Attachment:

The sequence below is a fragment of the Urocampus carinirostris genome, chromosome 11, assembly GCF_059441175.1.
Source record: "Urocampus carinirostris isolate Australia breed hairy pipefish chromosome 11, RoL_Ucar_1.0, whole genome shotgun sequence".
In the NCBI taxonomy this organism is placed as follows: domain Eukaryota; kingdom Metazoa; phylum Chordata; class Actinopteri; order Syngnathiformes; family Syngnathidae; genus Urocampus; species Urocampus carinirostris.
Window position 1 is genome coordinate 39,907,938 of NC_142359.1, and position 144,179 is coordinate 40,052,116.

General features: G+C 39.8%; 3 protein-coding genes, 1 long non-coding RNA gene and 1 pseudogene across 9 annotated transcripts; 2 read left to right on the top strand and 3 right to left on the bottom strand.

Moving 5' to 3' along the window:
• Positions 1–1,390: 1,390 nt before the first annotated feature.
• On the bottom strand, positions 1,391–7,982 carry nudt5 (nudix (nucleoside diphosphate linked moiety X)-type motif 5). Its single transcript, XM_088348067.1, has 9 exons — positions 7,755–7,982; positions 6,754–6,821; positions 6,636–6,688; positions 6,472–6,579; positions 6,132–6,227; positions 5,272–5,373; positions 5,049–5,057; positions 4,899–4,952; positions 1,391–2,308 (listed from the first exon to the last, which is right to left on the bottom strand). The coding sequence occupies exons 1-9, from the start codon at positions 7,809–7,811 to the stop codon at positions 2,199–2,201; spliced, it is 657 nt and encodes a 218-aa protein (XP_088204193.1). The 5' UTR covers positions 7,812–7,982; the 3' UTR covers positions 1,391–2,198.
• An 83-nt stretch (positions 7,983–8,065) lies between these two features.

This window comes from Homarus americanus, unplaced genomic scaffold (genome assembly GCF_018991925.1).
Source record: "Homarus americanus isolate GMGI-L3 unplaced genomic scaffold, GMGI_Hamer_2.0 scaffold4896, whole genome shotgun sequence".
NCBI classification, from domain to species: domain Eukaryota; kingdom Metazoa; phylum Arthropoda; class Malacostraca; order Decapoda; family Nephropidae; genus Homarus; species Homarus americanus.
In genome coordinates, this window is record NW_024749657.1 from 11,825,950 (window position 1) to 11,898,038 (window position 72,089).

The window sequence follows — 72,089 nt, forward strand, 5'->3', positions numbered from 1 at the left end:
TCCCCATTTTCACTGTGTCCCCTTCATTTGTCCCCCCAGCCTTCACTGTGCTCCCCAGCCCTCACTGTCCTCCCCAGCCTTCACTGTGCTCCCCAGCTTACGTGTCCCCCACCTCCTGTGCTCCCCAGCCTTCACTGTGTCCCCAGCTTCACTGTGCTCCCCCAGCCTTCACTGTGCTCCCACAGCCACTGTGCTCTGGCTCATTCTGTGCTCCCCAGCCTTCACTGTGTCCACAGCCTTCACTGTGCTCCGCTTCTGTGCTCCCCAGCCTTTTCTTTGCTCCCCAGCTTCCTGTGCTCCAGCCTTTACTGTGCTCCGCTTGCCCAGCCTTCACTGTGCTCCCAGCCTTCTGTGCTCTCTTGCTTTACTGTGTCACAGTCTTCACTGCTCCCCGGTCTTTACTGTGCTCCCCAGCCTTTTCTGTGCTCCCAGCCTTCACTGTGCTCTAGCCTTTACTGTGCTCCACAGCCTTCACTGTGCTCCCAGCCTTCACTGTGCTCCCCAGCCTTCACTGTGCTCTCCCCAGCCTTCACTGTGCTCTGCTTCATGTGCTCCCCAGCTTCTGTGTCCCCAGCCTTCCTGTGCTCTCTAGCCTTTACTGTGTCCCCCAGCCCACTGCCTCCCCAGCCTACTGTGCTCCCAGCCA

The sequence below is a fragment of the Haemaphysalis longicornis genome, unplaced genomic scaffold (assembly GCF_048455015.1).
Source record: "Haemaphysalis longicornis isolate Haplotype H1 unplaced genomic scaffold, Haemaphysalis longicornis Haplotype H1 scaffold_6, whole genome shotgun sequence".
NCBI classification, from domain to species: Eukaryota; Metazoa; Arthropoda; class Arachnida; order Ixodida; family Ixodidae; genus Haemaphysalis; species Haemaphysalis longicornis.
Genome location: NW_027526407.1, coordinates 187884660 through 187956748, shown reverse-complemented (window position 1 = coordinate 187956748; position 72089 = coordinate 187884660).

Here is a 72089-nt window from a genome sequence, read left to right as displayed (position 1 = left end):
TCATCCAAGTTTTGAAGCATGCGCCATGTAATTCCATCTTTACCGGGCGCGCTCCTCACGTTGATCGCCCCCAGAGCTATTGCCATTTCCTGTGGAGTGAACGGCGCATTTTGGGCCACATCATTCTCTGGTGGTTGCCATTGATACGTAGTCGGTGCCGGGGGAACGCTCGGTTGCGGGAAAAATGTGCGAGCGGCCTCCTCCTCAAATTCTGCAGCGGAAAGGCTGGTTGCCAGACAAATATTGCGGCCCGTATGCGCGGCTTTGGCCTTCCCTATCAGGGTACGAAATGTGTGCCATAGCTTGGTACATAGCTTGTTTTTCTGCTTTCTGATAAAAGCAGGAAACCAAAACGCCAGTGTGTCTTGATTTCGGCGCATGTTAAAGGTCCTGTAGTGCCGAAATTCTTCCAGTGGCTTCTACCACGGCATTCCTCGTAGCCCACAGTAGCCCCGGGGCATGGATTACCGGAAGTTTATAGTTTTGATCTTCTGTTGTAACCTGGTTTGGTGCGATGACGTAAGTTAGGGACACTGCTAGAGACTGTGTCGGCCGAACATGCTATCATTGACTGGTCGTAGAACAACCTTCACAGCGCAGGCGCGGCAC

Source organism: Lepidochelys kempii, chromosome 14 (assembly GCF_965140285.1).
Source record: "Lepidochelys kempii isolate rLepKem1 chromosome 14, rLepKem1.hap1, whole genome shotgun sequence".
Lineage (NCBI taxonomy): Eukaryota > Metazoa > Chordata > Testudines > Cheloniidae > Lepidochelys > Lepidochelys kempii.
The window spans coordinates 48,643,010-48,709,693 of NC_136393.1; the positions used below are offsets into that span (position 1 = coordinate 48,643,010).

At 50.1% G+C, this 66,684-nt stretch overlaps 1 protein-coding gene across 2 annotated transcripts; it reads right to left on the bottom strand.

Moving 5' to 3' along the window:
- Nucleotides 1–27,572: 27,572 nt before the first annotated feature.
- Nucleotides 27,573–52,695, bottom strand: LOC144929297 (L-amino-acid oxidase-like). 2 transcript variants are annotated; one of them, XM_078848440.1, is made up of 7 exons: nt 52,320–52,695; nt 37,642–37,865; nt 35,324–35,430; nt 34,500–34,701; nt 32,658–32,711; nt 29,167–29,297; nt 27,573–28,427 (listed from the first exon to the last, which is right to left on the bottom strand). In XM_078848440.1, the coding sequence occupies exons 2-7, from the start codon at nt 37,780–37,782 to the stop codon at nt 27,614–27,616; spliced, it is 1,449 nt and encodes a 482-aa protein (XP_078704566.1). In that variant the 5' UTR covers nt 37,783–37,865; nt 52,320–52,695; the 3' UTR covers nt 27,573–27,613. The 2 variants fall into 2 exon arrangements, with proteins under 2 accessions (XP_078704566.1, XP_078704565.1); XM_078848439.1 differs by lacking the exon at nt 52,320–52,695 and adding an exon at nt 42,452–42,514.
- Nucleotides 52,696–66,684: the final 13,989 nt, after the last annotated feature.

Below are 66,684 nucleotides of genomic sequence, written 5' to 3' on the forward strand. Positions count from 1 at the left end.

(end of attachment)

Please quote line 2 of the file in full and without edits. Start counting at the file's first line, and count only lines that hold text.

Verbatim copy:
Source record: "Urocampus carinirostris isolate Australia breed hairy pipefish chromosome 11, RoL_Ucar_1.0, whole genome shotgun sequence".